• President Déby met with Mr François Hollande, President of the French Republic, on 5 December 2012 in Paris.
  • On 21 March 2013, Mr Fabius met with his Chadian counterpart, Mr Moussa Faki Mahamat, in Paris.
  • On 6 and 7 December 2013, President Déby travelled to Paris for the Elysée Summit for Peace and Security in Africa.
  • In 2014, President Déby made two bilateral visits to France to meet with the President of the French Republic: first on 14 February 2014, then on 4 April, the day after the EU-Africa Summit. He visited a third time, on 17 May, to attend the Paris summit on the situation in Nigeria and the fight against Boko Haram.
  • President Hollande met with President Déby in N’Djamena during his trip to Chad on 18 and 19 July 2014.
  • The Prime Minister, Mr Manuel Valls, visited Chad on 22 November 2014, accompanied by Mr Jean-Yves Le Drian, the Minister of Defence.
  • During a regional tour devoted to the Boko Haram crisis, Mr Laurent Fabius, Minister of Foreign Affairs and International Development, visited N’Djamena on 21 February 2015.
  • During working visits to France, President Déby met with the President of the French Republic on 14 May and 5 October 2015.

Bilateral economic relations

France is one of Chad’s main economic partners. Annual trade totals €160 million. The trade balance between France and Chad has improved thanks to the rise in French exports, which are mainly in the fields of pharmaceuticals, flour and cereals, electrical equipment, cars, and public works and civil engineering. Until 2012, the main French import from Chad was acacia gum; in 2013, oil became the main import. With stock of €101 million in 2012, France ranks third in terms of foreign direct investment (FDI) in Chad, after the United States and China. Despite a relatively difficult business environment (Chad ranked 183rd out of 189 countries in the World Bank Doing Business rankings for 2015), around twenty subsidiaries of French companies are present in Chad and have development prospects, especially in the field of renewable energy.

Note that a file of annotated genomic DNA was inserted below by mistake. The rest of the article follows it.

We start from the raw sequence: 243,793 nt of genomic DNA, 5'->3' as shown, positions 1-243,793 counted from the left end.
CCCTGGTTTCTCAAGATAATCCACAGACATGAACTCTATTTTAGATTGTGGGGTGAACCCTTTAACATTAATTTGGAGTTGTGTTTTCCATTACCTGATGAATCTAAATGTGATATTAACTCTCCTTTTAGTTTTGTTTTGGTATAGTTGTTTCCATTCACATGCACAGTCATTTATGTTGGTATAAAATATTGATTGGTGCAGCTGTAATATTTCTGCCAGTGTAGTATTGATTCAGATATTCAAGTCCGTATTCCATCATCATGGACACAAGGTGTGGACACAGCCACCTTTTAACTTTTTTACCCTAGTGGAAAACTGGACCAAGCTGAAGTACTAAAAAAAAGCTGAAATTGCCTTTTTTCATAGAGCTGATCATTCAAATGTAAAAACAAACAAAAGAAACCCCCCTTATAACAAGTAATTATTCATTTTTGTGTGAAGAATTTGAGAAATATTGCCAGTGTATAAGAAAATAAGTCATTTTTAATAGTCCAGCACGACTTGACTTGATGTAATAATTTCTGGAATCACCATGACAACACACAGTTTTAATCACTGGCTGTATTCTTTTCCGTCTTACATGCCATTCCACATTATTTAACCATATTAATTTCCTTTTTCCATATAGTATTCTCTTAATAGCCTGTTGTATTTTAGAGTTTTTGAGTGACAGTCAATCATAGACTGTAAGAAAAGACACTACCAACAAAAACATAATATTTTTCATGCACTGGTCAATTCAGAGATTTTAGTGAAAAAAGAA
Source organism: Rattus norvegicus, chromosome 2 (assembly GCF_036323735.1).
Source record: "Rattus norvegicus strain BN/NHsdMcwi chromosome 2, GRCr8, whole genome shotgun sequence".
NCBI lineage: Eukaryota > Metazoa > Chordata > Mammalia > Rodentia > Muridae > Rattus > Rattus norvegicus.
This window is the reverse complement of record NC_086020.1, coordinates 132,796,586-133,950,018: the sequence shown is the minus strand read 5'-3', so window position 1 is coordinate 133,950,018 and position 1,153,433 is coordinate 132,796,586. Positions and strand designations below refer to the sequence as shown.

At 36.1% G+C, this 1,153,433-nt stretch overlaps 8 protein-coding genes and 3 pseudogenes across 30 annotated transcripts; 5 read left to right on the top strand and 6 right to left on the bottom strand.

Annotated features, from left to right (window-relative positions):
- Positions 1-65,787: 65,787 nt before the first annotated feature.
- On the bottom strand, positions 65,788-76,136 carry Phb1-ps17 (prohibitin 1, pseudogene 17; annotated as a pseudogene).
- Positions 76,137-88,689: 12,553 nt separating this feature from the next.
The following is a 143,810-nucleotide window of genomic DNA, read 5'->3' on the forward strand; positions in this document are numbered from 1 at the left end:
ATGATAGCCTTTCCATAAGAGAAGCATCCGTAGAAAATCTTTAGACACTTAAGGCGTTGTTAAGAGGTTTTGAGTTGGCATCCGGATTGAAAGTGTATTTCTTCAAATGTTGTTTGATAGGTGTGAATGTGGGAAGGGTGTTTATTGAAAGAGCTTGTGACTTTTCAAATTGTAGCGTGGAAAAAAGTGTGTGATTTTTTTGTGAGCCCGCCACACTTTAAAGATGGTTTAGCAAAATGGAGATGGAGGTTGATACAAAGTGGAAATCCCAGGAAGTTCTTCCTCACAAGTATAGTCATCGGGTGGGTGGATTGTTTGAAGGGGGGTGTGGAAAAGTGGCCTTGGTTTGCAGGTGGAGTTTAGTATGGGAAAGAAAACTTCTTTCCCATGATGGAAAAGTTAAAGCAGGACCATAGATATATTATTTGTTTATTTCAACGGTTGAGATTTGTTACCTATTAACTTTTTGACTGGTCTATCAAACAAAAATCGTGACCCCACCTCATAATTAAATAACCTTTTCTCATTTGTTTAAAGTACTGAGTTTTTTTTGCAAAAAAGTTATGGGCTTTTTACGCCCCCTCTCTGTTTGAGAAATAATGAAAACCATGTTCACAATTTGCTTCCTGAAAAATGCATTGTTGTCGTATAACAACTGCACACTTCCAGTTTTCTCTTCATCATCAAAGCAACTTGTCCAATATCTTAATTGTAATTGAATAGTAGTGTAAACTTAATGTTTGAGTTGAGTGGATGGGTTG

Cultural, scientific and technical cooperation

France is Chad’s main bilateral donor (excluding humanitarian and food assistance) and there is extensive civil cooperation between the two countries.
In 2014, the commitments of the Agence française de développement (French Development Agency, AFD) in Chad totalled €17.5 million. Three projects are underway: one to support small businesses through a body called the “Maison de la Petite Entreprise”, one to support the healthcare sector in Chad, and one in the field of livestock watering. In 2013, two new Priority Solidarity Fund (FSP) projects were launched in the fields of governance support (increasing public policy accountability) and higher education and research.

Military cooperation

In 1976, France and Chad signed a technical military cooperation agreement. In consultation with Chad’s civil and military authorities, France is shifting its approach from assistance to project-based partnership, with the aim of strengthening Chad’s military capabilities.
The main purpose of its action is to reorganize the Chadian National Army (ANT), with a focus on reintegrating demobilized military personnel, training (which remains the intangible basis of our action), and providing institutional support for the gendarmerie by strengthening the rule of law and healthcare, with support for the military teaching hospital. In the context of securing the territory and border surveillance, a project supporting the reorganization of the National and Nomadic Guard of Chad (GNNT) has been underway since summer 2007.
In addition, internal security cooperation was extended in autumn 2014 to include counter-terrorism, with France providing support to build Chad’s judicial and police capacities in this field.

Updated: 08/01/2016